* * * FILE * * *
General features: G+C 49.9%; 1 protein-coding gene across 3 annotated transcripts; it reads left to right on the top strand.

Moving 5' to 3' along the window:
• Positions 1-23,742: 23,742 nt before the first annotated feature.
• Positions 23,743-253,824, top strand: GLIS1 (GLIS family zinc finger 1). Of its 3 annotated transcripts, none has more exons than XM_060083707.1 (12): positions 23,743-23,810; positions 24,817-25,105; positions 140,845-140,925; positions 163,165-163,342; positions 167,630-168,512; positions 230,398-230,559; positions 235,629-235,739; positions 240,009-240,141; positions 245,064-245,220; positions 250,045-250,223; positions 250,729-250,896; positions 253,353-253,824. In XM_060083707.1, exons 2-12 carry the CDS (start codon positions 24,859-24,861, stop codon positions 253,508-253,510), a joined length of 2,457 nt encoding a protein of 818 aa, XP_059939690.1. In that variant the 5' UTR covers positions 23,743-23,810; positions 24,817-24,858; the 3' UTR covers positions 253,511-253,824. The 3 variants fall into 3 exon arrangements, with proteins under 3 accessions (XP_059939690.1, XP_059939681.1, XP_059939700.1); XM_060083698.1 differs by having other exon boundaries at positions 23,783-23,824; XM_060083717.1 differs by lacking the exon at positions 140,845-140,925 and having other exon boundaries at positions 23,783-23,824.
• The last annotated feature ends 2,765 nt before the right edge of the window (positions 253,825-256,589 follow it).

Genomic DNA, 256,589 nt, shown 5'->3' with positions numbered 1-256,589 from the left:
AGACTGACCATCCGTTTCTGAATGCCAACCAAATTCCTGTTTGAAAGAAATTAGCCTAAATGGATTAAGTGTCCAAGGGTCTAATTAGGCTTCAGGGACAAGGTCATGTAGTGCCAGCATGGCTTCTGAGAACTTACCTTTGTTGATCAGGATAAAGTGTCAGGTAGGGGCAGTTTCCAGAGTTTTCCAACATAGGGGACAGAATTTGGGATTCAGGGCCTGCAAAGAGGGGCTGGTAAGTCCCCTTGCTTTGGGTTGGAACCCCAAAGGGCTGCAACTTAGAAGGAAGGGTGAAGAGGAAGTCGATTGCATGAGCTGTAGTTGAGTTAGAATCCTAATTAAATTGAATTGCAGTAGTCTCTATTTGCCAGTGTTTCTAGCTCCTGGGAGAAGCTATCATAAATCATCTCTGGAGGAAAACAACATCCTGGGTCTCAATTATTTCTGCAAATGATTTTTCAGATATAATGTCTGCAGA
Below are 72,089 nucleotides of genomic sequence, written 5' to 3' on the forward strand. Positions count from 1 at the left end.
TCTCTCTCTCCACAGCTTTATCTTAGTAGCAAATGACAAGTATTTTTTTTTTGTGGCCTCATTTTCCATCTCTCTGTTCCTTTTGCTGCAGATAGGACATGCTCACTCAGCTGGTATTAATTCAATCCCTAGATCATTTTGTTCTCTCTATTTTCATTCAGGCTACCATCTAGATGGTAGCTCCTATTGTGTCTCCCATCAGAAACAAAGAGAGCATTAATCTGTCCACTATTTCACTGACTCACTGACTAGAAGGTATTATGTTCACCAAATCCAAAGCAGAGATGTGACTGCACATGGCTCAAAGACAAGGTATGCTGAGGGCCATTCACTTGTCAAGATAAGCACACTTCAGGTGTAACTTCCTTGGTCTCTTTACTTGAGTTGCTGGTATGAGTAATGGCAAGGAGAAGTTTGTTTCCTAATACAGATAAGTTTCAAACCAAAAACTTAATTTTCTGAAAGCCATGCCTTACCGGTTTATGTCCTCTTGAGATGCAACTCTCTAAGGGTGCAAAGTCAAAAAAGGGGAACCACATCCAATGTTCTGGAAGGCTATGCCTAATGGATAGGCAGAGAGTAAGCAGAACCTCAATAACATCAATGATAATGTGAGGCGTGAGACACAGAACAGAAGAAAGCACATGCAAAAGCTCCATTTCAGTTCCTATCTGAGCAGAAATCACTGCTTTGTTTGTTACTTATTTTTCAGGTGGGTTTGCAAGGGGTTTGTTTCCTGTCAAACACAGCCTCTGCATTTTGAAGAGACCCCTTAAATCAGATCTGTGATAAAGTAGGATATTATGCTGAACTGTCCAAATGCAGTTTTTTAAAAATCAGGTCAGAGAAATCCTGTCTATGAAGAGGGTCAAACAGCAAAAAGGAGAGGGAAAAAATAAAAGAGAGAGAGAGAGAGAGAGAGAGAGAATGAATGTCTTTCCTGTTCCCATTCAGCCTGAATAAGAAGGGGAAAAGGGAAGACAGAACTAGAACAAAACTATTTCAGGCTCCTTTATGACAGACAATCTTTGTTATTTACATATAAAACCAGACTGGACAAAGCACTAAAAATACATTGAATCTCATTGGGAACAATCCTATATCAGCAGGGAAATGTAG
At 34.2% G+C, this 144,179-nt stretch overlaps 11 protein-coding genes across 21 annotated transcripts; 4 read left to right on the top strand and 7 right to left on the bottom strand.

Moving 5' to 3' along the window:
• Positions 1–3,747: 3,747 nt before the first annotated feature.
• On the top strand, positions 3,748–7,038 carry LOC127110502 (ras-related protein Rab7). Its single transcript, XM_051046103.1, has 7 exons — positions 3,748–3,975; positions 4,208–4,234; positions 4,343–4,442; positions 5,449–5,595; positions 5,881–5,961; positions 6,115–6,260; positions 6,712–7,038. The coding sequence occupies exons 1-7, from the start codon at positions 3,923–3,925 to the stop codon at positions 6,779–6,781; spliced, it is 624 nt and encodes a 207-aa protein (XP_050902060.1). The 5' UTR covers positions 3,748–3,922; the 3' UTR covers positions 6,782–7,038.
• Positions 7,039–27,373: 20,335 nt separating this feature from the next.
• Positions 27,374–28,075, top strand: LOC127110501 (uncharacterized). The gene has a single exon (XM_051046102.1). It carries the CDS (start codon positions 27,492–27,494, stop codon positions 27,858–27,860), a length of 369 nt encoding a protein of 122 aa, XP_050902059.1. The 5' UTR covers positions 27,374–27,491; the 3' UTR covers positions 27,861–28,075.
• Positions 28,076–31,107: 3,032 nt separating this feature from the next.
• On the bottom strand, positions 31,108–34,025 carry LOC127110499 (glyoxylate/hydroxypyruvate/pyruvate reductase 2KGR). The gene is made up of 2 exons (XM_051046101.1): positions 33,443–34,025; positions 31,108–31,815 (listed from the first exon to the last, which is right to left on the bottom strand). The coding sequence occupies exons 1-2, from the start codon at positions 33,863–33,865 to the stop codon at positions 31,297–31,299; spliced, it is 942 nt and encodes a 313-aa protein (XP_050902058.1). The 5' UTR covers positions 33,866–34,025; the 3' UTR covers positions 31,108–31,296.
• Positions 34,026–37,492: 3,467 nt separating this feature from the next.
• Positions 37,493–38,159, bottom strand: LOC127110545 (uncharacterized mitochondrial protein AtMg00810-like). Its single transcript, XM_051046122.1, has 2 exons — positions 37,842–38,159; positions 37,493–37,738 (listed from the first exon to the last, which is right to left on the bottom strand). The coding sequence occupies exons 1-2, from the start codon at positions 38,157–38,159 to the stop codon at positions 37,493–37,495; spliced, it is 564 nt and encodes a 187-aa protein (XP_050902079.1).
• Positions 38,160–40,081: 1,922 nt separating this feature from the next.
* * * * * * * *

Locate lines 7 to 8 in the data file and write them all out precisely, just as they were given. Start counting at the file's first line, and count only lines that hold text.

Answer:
AGACTGACCATCCGTTTCTGAATGCCAACCAAATTCCTGTTTGAAAGAAATTAGCCTAAATGGATTAAGTGTCCAAGGGTCTAATTAGGCTTCAGGGACAAGGTCATGTAGTGCCAGCATGGCTTCTGAGAACTTACCTTTGTTGATCAGGATAAAGTGTCAGGTAGGGGCAGTTTCCAGAGTTTTCCAACATAGGGGACAGAATTTGGGATTCAGGGCCTGCAAAGAGGGGCTGGTAAGTCCCCTTGCTTTGGGTTGGAACCCCAAAGGGCTGCAACTTAGAAGGAAGGGTGAAGAGGAAGTCGATTGCATGAGCTGTAGTTGAGTTAGAATCCTAATTAAATTGAATTGCAGTAGTCTCTATTTGCCAGTGTTTCTAGCTCCTGGGAGAAGCTATCATAAATCATCTCTGGAGGAAAACAACATCCTGGGTCTCAATTATTTCTGCAAATGATTTTTCAGATATAATGTCTGCAGA
Below are 72,089 nucleotides of genomic sequence, written 5' to 3' on the forward strand. Positions count from 1 at the left end.